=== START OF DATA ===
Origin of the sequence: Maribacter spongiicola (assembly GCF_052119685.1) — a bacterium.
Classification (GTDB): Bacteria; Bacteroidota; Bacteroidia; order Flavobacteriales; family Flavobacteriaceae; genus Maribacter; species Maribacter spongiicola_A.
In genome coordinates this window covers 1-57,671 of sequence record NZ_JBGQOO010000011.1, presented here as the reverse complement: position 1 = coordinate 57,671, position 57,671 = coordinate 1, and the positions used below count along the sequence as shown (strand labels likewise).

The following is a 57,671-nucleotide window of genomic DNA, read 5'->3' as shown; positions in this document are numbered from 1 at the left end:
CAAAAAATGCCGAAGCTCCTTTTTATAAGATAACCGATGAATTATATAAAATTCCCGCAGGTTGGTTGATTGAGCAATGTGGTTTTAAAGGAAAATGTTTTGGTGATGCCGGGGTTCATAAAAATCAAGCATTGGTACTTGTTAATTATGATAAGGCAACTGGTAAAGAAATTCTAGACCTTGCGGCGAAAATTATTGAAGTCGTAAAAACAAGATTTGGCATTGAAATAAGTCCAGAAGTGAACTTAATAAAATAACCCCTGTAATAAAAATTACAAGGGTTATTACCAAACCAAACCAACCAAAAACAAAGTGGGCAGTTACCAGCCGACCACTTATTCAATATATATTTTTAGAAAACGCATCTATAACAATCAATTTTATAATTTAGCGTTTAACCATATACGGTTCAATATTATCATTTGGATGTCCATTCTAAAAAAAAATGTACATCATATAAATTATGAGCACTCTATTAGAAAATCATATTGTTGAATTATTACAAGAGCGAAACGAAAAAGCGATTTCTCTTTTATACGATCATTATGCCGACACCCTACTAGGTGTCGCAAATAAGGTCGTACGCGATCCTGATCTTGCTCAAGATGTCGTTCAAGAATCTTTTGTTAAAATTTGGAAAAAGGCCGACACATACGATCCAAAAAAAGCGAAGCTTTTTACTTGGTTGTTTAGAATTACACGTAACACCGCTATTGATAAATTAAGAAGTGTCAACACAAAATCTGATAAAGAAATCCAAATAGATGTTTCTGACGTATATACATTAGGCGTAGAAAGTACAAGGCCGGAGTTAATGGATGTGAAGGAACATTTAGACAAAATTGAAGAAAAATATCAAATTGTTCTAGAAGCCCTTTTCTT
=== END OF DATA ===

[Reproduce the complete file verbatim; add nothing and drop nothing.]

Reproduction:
Origin of the sequence: Maribacter spongiicola (assembly GCF_052119685.1) — a bacterium.
Classification (GTDB): Bacteria; Bacteroidota; Bacteroidia; order Flavobacteriales; family Flavobacteriaceae; genus Maribacter; species Maribacter spongiicola_A.
In genome coordinates this window covers 1-57,671 of sequence record NZ_JBGQOO010000011.1, presented here as the reverse complement: position 1 = coordinate 57,671, position 57,671 = coordinate 1, and the positions used below count along the sequence as shown (strand labels likewise).

The following is a 57,671-nucleotide window of genomic DNA, read 5'->3' as shown; positions in this document are numbered from 1 at the left end:
CAAAAAATGCCGAAGCTCCTTTTTATAAGATAACCGATGAATTATATAAAATTCCCGCAGGTTGGTTGATTGAGCAATGTGGTTTTAAAGGAAAATGTTTTGGTGATGCCGGGGTTCATAAAAATCAAGCATTGGTACTTGTTAATTATGATAAGGCAACTGGTAAAGAAATTCTAGACCTTGCGGCGAAAATTATTGAAGTCGTAAAAACAAGATTTGGCATTGAAATAAGTCCAGAAGTGAACTTAATAAAATAACCCCTGTAATAAAAATTACAAGGGTTATTACCAAACCAAACCAACCAAAAACAAAGTGGGCAGTTACCAGCCGACCACTTATTCAATATATATTTTTAGAAAACGCATCTATAACAATCAATTTTATAATTTAGCGTTTAACCATATACGGTTCAATATTATCATTTGGATGTCCATTCTAAAAAAAAATGTACATCATATAAATTATGAGCACTCTATTAGAAAATCATATTGTTGAATTATTACAAGAGCGAAACGAAAAAGCGATTTCTCTTTTATACGATCATTATGCCGACACCCTACTAGGTGTCGCAAATAAGGTCGTACGCGATCCTGATCTTGCTCAAGATGTCGTTCAAGAATCTTTTGTTAAAATTTGGAAAAAGGCCGACACATACGATCCAAAAAAAGCGAAGCTTTTTACTTGGTTGTTTAGAATTACACGTAACACCGCTATTGATAAATTAAGAAGTGTCAACACAAAATCTGATAAAGAAATCCAAATAGATGTTTCTGACGTATATACATTAGGCGTAGAAAGTACAAGGCCGGAGTTAATGGATGTGAAGGAACATTTAGACAAAATTGAAGAAAAATATCAAATTGTTCTAGAAGCCCTTTTCTT